Despite advances in Pulmonology and Intensive Care Medicine, mortality rates of patients with Acute Lung Injury (ALI) remain high, perhaps because the underlying mechanisms of this disease are poorly understood. Patients with ALI routinely require high oxygen concentrations and positive-pressure ventilation, although both therapies accentuate ongoing lung injury. While the signaling cascades activated by hyperoxia are well known, """"""""mechano-transduction"""""""" after alveolar distension is poorly understood. Recent literature suggests that 2-pore domain potassium (K2P) channels may act as mechano-sensors and mechano-transducers, and participate in stimulus-secretion coupling. However, little is known about the expression and potential functions of K2P channels in the lung. We propose a bold and novel hypothesis that K2P channels are expressed in lung epithelial cells, and that pathogenic K2P channel regulation caused by hyperoxia, mechanical stretch and TNF-a exposure, an environment similar to the one encountered in ALI, results in dysregulation of inflammatory mediator secretion from epithelial cells, and in loss of epithelial barrier function, two hallmarks of ALI. Our overarching objective is to investigate the mechanisms leading to hyperoxia- and mechanical stretch- induced lung injury, and to identify K2P channels as a new target in the search for innovative therapeutic strategies against ALI. Specifically, we will use both in vitro and in vivo approaches including K2P knockout mice to  investigate the effects of hyperoxia, mechanical stretch and TNF-a on K2P channel expression and function in cultured mouse and primary rat and human alveolar epithelial cells using molecular techniques, immunohistochemistry and patch clamp studies,  to determine the role of K2P channels in inflammatory mediator secretion from cultured and primary alveolar epithelial cells, and in broncho-alveolar lavage fluid from K2P knockout mice, and  to demonstrate that K2P channels regulate epithelial barrier function via Ca2+-dependent tight junction phosphorylation. We have the unique expertise and technical capabilities to study the effects of hyperoxia and mechanical stretch in both in vitro and in vivo models of ALI. In addition, Dr. Jaggar has an inimitable setup to measure global and localized intracellular Ca2+ concentrations. The academic environment at UTHSC, the outstanding mentorship, rich opportunities for collaborations, and the institutional, departmental, and divisional commitment to my research success provide the intellectual infrastructure and the financial support to guarantee my progress towards independent research funding, including an R01 award, within 5 years. These long-term goals will be achieved by targeting a minimum of 2 publications and 2 abstract presentations per year at international meetings, supplemented by formal coursework, and the close mentorship of Dr. Waters, Dr. Anand and my Career Advisory Committee.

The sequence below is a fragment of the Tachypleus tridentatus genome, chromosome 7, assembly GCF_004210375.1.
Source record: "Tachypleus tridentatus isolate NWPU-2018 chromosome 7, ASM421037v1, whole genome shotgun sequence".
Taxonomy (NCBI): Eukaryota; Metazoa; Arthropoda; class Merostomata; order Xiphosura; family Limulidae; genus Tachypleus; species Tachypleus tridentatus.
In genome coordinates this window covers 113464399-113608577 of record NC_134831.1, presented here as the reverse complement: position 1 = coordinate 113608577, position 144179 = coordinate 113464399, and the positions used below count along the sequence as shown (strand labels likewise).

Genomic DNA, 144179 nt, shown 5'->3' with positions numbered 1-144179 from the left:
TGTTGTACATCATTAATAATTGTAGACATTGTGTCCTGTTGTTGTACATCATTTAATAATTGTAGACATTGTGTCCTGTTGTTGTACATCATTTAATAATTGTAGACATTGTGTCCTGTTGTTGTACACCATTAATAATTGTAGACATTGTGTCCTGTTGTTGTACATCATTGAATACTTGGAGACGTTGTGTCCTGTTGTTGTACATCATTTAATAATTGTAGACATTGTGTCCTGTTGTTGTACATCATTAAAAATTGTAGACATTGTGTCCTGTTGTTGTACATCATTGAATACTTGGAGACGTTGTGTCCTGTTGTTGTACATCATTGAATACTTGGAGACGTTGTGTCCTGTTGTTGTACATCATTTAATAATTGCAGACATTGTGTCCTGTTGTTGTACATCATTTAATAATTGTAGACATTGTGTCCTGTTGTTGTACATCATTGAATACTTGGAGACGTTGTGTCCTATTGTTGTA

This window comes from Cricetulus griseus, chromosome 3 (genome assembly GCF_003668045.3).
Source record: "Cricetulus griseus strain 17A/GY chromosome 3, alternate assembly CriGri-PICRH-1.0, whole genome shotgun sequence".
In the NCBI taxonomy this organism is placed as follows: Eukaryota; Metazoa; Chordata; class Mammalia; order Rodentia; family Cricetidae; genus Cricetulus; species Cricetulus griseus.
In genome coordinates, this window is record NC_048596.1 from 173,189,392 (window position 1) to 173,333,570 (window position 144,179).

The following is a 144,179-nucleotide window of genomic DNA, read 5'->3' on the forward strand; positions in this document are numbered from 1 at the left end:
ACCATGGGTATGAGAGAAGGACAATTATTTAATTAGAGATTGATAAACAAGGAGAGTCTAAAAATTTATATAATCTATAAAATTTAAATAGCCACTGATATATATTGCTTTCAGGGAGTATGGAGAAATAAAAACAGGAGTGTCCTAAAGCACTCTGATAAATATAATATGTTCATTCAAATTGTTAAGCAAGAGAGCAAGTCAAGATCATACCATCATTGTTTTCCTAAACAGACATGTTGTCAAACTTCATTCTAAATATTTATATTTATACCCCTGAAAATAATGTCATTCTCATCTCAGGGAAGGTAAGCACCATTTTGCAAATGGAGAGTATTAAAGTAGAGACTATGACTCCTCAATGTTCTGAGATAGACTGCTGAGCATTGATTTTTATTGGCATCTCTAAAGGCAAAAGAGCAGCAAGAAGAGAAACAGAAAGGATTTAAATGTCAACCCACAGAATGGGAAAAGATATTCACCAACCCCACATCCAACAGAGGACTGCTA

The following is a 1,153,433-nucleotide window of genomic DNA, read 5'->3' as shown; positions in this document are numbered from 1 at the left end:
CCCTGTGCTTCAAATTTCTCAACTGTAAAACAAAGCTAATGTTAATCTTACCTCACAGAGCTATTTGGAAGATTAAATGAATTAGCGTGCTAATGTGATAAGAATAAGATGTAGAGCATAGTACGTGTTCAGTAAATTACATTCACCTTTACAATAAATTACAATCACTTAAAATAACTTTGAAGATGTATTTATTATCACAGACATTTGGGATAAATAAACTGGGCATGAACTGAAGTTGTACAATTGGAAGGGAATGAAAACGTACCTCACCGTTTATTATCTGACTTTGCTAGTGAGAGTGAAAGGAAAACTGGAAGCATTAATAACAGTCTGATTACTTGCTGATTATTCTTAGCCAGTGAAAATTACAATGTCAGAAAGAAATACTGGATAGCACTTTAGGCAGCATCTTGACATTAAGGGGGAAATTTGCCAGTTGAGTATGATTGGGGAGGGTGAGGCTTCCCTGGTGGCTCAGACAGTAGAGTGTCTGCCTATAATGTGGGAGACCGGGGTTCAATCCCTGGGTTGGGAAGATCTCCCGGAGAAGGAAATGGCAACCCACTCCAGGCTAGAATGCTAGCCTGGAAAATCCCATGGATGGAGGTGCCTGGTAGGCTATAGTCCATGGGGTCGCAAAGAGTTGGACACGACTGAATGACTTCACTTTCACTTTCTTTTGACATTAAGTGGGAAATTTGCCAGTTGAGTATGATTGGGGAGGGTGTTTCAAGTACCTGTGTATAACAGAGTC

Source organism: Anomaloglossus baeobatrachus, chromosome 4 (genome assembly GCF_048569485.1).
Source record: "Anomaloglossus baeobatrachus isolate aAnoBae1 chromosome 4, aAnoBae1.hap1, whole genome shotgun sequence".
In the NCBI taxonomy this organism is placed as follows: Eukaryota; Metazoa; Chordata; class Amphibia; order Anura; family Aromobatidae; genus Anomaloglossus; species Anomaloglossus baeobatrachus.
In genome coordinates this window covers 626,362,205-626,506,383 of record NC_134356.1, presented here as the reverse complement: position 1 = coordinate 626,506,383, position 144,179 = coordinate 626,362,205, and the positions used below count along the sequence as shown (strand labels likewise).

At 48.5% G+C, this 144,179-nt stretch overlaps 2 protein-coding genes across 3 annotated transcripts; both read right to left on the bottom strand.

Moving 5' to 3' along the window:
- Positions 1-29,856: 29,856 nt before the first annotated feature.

Acute Lung Injury remains a devastating illness posing a significant burden on our health care budget and, therefore, the development of new therapeutic strategies represents a major research interest. In this study we propose a bold and novel hypothesis that 2-Pore Domain Potassium (K2P) channels are present in lung epithelial cells, and that exposure of K2P channels to an environment similar to the one encountered in lungs of patients with Acute Lung Injury, leads to pathogenic inflammatory mediator secretion and loss of epithelial barrier function, two hallmarks of Acute Lung Injury. The overarching objective of this proposal is to advance our understanding of the mechanisms leading to oxygen-, mechanical stretch-, and inflammatory mediator-induced lung injury, and to identify K2P channels as a new target in the search for innovative therapeutic strategies against the devastating consequences associated with Acute Lung Injury.
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|Schwingshackl, Andreas; Teng, Bin; Makena, Patrudu et al. (2014) Deficiency of the two-pore-domain potassium channel TREK-1 promotes hyperoxia-induced lung injury. Crit Care Med 42:e692-701|